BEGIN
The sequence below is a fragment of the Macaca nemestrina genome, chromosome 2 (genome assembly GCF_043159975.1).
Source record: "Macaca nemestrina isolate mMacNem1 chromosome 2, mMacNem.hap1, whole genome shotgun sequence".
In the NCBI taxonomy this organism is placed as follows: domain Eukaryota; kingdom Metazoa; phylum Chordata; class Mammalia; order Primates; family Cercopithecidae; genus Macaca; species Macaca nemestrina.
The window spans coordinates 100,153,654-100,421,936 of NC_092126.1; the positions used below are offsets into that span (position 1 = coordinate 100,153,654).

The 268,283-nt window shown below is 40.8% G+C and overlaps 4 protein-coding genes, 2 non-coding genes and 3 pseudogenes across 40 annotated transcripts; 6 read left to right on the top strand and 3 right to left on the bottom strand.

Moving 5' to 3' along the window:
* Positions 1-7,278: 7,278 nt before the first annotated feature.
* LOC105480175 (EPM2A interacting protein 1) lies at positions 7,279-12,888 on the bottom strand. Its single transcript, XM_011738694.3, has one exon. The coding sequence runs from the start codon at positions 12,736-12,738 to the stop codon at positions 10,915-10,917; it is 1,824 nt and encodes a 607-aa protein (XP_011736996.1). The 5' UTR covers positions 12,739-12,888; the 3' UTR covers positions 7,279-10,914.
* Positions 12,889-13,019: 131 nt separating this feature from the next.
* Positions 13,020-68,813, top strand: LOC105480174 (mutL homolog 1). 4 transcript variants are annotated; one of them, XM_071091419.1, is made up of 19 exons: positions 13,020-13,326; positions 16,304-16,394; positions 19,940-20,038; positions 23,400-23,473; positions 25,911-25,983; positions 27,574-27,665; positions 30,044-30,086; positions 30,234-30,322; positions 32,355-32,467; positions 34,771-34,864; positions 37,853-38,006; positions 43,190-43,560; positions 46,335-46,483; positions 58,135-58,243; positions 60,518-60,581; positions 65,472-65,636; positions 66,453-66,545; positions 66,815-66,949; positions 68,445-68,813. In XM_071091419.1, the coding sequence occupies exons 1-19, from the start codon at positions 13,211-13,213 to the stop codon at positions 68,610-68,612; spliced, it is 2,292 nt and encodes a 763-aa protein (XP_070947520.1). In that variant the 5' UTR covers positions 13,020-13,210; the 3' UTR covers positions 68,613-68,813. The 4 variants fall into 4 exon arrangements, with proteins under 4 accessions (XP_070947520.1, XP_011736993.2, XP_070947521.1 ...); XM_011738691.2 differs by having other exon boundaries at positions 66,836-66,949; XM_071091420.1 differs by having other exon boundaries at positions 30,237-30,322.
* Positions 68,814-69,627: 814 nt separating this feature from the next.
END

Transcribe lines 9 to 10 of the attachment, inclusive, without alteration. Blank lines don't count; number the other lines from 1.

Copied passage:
* Positions 12,889-13,019: 131 nt separating this feature from the next.
* Positions 13,020-68,813, top strand: LOC105480174 (mutL homolog 1). 4 transcript variants are annotated; one of them, XM_071091419.1, is made up of 19 exons: positions 13,020-13,326; positions 16,304-16,394; positions 19,940-20,038; positions 23,400-23,473; positions 25,911-25,983; positions 27,574-27,665; positions 30,044-30,086; positions 30,234-30,322; positions 32,355-32,467; positions 34,771-34,864; positions 37,853-38,006; positions 43,190-43,560; positions 46,335-46,483; positions 58,135-58,243; positions 60,518-60,581; positions 65,472-65,636; positions 66,453-66,545; positions 66,815-66,949; positions 68,445-68,813. In XM_071091419.1, the coding sequence occupies exons 1-19, from the start codon at positions 13,211-13,213 to the stop codon at positions 68,610-68,612; spliced, it is 2,292 nt and encodes a 763-aa protein (XP_070947520.1). In that variant the 5' UTR covers positions 13,020-13,210; the 3' UTR covers positions 68,613-68,813. The 4 variants fall into 4 exon arrangements, with proteins under 4 accessions (XP_070947520.1, XP_011736993.2, XP_070947521.1 ...); XM_011738691.2 differs by having other exon boundaries at positions 66,836-66,949; XM_071091420.1 differs by having other exon boundaries at positions 30,237-30,322.